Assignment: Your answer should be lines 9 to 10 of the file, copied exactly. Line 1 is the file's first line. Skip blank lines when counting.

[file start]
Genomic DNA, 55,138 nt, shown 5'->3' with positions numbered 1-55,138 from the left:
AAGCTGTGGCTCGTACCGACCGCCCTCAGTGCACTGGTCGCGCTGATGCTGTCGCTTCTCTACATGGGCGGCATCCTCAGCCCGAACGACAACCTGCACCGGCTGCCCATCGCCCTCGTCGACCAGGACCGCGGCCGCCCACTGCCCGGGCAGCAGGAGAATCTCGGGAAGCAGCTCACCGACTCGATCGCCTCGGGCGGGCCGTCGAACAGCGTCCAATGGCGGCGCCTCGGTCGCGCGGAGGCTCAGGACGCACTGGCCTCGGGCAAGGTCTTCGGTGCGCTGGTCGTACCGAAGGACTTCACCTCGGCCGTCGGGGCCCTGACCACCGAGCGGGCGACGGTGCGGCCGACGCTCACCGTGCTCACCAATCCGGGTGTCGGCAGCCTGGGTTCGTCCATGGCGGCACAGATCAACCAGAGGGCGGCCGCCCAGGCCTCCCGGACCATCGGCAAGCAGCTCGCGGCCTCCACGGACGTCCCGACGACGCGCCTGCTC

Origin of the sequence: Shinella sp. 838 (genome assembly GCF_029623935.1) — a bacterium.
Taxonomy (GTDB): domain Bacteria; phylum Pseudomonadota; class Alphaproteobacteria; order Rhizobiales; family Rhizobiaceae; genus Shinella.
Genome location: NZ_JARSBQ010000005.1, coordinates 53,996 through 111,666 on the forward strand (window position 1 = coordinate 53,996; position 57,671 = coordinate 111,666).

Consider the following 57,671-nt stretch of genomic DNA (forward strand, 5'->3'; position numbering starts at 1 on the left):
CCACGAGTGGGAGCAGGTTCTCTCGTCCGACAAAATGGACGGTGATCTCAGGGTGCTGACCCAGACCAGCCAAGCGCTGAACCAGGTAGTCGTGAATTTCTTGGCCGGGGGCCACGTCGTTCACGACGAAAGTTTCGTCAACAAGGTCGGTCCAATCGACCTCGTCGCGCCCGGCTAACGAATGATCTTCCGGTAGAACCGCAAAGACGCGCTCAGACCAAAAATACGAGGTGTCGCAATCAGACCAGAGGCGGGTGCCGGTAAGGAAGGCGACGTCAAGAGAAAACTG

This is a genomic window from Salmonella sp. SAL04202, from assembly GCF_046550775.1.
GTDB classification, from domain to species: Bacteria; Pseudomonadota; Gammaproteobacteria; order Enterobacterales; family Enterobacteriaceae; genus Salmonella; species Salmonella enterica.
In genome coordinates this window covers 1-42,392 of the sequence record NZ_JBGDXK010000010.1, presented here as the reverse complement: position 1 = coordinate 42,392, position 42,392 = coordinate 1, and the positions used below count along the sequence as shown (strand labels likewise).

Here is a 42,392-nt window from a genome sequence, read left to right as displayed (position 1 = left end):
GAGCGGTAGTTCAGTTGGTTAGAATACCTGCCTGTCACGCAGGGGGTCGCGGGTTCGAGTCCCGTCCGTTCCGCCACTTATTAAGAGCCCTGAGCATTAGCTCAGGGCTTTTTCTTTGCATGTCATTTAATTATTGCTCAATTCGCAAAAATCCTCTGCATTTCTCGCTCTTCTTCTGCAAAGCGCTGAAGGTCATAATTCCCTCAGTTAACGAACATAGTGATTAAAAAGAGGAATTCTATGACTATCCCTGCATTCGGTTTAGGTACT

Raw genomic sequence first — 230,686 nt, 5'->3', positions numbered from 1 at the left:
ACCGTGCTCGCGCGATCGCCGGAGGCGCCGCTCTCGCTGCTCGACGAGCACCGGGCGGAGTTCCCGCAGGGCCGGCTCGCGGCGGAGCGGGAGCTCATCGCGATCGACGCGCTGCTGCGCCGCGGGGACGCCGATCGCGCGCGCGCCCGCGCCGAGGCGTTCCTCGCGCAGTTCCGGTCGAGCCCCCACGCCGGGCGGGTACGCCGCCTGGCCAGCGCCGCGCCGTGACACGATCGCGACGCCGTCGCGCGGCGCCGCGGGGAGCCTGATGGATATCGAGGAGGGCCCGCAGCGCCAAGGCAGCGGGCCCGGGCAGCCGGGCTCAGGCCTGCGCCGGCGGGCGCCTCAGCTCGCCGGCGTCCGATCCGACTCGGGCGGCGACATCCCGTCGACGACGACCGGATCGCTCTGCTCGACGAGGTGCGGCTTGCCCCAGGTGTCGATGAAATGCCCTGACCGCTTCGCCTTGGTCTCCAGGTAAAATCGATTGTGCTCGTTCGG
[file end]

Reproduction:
GTDB classification, from domain to species: Bacteria; Pseudomonadota; Gammaproteobacteria; order Enterobacterales; family Enterobacteriaceae; genus Salmonella; species Salmonella enterica.
In genome coordinates this window covers 1-42,392 of the sequence record NZ_JBGDXK010000010.1, presented here as the reverse complement: position 1 = coordinate 42,392, position 42,392 = coordinate 1, and the positions used below count along the sequence as shown (strand labels likewise).